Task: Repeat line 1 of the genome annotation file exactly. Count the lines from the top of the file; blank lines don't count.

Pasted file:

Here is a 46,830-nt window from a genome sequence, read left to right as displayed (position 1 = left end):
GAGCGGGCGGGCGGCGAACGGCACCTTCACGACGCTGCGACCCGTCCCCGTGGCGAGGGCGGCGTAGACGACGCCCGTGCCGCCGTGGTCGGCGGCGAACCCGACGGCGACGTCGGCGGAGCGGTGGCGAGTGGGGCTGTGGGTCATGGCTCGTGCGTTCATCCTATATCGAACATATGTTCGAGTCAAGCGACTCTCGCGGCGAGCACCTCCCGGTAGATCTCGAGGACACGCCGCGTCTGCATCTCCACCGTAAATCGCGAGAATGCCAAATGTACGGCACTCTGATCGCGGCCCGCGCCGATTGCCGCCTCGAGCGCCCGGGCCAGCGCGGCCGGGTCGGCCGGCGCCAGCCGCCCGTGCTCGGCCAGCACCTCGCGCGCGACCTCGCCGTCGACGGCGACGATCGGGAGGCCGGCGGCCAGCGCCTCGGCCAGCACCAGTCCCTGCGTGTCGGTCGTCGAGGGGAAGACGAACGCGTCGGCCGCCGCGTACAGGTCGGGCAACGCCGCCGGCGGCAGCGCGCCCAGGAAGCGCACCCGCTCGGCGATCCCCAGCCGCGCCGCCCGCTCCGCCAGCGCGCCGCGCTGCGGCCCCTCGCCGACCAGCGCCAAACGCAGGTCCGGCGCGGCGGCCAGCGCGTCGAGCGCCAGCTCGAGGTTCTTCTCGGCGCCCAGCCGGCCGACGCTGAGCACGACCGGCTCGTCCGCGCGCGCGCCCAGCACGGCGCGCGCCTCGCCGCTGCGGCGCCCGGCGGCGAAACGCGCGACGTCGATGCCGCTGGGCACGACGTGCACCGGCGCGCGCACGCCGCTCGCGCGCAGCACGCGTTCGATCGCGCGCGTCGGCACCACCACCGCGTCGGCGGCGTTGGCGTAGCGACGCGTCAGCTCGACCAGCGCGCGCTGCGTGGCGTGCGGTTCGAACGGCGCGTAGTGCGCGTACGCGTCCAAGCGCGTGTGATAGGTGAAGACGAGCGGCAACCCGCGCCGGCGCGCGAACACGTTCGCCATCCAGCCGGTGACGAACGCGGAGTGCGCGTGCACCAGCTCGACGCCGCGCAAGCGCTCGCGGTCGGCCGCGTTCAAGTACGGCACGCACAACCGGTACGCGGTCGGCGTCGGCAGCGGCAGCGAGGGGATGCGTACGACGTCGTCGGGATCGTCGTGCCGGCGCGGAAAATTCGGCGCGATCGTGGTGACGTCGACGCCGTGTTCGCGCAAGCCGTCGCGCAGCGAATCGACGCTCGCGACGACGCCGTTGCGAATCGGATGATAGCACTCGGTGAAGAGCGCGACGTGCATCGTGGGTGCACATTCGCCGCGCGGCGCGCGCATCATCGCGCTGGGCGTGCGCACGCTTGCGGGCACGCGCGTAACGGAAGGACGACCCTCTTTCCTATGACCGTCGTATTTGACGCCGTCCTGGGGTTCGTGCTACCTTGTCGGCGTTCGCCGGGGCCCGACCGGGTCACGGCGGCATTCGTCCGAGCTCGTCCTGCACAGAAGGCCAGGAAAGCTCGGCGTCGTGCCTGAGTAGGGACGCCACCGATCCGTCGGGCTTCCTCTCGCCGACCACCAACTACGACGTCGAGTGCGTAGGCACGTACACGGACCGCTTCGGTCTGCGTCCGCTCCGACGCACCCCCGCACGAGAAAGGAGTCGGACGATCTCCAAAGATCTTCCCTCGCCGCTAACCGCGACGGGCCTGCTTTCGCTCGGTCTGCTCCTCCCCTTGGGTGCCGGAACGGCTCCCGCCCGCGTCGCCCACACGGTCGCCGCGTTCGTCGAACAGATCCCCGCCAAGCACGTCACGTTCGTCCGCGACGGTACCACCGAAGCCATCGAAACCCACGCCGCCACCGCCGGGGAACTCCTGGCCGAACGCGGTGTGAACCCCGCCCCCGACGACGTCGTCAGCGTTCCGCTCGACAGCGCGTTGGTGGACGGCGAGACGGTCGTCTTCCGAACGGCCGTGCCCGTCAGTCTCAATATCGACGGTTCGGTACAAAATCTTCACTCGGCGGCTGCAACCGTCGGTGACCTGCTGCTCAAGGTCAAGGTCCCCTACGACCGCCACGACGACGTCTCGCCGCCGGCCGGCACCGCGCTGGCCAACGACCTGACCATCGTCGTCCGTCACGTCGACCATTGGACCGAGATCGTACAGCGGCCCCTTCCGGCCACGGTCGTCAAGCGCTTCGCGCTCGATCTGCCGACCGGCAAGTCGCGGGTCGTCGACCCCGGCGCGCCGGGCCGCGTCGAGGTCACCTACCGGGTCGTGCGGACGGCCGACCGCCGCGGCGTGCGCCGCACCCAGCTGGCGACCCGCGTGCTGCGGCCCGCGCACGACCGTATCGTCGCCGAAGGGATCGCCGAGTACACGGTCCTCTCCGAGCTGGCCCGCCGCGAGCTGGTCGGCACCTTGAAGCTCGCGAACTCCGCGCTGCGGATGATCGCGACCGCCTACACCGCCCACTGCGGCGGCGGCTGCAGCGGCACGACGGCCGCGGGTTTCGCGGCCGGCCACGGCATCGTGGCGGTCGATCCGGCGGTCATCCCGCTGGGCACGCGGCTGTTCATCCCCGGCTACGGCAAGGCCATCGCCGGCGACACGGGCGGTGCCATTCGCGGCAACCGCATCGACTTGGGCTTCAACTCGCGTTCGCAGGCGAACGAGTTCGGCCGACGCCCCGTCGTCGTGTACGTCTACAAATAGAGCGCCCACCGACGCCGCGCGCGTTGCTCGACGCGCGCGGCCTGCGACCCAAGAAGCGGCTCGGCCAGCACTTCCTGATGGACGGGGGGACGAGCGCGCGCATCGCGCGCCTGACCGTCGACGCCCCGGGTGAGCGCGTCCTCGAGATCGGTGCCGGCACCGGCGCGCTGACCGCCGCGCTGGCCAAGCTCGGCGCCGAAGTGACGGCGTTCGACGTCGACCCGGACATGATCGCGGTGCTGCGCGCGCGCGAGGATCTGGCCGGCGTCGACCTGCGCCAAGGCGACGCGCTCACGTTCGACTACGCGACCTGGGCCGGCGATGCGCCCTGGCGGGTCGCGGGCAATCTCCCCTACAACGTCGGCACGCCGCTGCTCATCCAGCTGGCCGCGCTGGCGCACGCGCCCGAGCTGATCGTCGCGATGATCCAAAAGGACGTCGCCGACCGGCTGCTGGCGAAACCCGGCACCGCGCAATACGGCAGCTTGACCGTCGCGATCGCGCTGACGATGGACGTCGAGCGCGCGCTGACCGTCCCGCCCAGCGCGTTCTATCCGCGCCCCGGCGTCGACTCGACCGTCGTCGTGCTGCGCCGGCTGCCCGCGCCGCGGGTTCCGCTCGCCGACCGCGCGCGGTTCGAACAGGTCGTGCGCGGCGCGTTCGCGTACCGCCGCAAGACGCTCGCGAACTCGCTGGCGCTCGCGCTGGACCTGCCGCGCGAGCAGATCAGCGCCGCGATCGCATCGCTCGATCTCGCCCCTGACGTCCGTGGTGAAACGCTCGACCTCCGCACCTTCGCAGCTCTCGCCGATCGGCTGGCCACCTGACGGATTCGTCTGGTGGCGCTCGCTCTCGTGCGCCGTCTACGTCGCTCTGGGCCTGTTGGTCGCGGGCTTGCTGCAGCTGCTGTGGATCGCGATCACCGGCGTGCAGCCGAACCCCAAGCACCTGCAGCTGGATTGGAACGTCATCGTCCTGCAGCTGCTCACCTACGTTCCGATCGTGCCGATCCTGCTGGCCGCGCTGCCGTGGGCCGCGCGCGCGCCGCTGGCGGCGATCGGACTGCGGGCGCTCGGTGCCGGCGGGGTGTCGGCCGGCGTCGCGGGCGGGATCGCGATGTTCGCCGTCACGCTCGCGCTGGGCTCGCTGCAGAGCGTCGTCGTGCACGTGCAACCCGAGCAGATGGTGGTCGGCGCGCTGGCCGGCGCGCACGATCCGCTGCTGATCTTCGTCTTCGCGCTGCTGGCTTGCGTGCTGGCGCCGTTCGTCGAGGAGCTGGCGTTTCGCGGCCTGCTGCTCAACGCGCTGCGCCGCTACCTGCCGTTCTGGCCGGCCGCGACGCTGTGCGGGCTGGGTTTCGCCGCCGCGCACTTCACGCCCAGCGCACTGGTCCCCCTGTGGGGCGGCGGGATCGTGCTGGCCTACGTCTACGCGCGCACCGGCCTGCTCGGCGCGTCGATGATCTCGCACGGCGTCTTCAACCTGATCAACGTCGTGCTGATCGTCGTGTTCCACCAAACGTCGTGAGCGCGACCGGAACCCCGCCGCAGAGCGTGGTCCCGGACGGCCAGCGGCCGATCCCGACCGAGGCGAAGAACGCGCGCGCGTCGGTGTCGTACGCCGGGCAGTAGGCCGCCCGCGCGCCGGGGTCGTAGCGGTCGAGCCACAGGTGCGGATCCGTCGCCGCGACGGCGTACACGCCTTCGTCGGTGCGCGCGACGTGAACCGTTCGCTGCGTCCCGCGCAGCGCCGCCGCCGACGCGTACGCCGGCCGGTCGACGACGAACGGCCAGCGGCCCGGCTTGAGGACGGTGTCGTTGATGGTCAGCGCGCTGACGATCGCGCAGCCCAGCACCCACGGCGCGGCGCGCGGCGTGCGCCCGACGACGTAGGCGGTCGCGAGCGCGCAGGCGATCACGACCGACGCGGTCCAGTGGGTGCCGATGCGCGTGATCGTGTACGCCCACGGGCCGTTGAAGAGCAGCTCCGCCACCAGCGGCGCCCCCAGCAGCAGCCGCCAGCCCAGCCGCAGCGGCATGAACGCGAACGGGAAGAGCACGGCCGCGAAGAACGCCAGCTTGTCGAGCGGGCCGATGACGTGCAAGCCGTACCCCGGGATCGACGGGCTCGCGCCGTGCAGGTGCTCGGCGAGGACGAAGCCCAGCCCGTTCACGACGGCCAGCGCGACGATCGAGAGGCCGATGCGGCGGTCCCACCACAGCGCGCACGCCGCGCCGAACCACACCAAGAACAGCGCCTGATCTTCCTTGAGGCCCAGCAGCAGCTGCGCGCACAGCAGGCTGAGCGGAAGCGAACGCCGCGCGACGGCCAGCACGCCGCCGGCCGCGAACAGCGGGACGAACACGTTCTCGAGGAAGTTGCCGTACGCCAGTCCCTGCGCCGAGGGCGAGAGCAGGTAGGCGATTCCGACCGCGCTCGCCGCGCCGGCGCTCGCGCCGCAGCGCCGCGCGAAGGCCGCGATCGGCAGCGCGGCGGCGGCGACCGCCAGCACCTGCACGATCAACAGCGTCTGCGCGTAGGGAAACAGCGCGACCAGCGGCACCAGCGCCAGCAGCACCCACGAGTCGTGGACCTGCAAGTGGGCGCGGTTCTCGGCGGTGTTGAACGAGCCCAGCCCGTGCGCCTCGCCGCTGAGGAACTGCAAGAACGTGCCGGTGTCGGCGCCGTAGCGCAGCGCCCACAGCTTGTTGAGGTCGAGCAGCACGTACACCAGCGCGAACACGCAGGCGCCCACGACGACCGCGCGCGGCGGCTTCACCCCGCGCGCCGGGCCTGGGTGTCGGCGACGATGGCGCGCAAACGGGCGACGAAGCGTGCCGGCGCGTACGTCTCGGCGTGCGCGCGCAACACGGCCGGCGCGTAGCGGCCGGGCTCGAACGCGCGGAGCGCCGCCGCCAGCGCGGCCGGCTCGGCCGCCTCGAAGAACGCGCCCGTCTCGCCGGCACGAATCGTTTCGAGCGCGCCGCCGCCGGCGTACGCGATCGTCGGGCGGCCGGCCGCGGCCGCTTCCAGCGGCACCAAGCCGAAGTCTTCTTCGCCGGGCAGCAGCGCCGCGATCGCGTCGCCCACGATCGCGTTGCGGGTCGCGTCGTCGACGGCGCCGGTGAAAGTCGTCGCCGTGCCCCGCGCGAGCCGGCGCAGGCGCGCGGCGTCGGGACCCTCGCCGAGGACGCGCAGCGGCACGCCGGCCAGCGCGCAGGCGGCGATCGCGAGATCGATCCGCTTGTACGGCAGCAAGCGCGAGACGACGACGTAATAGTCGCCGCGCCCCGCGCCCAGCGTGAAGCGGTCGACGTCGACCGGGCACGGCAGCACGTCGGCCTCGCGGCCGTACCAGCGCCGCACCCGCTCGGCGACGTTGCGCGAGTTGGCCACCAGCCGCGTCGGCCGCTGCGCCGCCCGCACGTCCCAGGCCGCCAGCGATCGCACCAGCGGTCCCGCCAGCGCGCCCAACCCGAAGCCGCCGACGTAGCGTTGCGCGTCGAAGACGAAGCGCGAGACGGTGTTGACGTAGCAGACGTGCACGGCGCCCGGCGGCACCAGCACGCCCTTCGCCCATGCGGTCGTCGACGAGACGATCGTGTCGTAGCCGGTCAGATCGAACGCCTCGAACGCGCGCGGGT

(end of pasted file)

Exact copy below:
Here is a 46,830-nt window from a genome sequence, read left to right as displayed (position 1 = left end):